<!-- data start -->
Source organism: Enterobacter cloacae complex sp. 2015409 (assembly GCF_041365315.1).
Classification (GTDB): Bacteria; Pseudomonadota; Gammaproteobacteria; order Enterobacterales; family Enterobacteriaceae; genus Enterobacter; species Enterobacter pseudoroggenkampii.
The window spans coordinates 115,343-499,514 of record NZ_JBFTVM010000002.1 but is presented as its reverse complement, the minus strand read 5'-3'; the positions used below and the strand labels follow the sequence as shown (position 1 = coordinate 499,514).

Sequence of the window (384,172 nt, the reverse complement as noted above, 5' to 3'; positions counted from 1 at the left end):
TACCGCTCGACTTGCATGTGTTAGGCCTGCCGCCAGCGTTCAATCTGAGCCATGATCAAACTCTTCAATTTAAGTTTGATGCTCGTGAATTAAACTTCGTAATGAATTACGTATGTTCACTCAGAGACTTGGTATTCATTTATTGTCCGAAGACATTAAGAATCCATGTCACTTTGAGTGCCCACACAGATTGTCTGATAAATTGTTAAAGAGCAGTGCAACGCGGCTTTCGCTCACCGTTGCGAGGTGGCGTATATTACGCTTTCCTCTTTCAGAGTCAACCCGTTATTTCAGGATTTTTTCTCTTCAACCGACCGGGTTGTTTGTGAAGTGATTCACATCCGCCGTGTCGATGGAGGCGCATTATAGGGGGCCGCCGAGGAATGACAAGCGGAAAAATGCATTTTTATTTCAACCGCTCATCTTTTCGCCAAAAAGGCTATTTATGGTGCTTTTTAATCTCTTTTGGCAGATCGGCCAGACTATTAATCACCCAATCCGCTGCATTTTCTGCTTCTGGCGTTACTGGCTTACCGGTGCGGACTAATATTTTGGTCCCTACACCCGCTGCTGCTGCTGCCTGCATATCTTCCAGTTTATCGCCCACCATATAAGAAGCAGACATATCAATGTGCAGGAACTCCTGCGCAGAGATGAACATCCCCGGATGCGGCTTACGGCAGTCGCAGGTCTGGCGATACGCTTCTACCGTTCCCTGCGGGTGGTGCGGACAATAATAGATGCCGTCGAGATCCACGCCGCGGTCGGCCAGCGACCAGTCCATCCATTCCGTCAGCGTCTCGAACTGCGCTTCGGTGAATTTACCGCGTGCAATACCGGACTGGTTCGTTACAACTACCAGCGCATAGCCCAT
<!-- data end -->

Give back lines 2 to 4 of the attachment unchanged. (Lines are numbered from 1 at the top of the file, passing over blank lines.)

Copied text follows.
Classification (GTDB): Bacteria; Pseudomonadota; Gammaproteobacteria; order Enterobacterales; family Enterobacteriaceae; genus Enterobacter; species Enterobacter pseudoroggenkampii.
The window spans coordinates 115,343-499,514 of record NZ_JBFTVM010000002.1 but is presented as its reverse complement, the minus strand read 5'-3'; the positions used below and the strand labels follow the sequence as shown (position 1 = coordinate 499,514).

Sequence of the window (384,172 nt, the reverse complement as noted above, 5' to 3'; positions counted from 1 at the left end):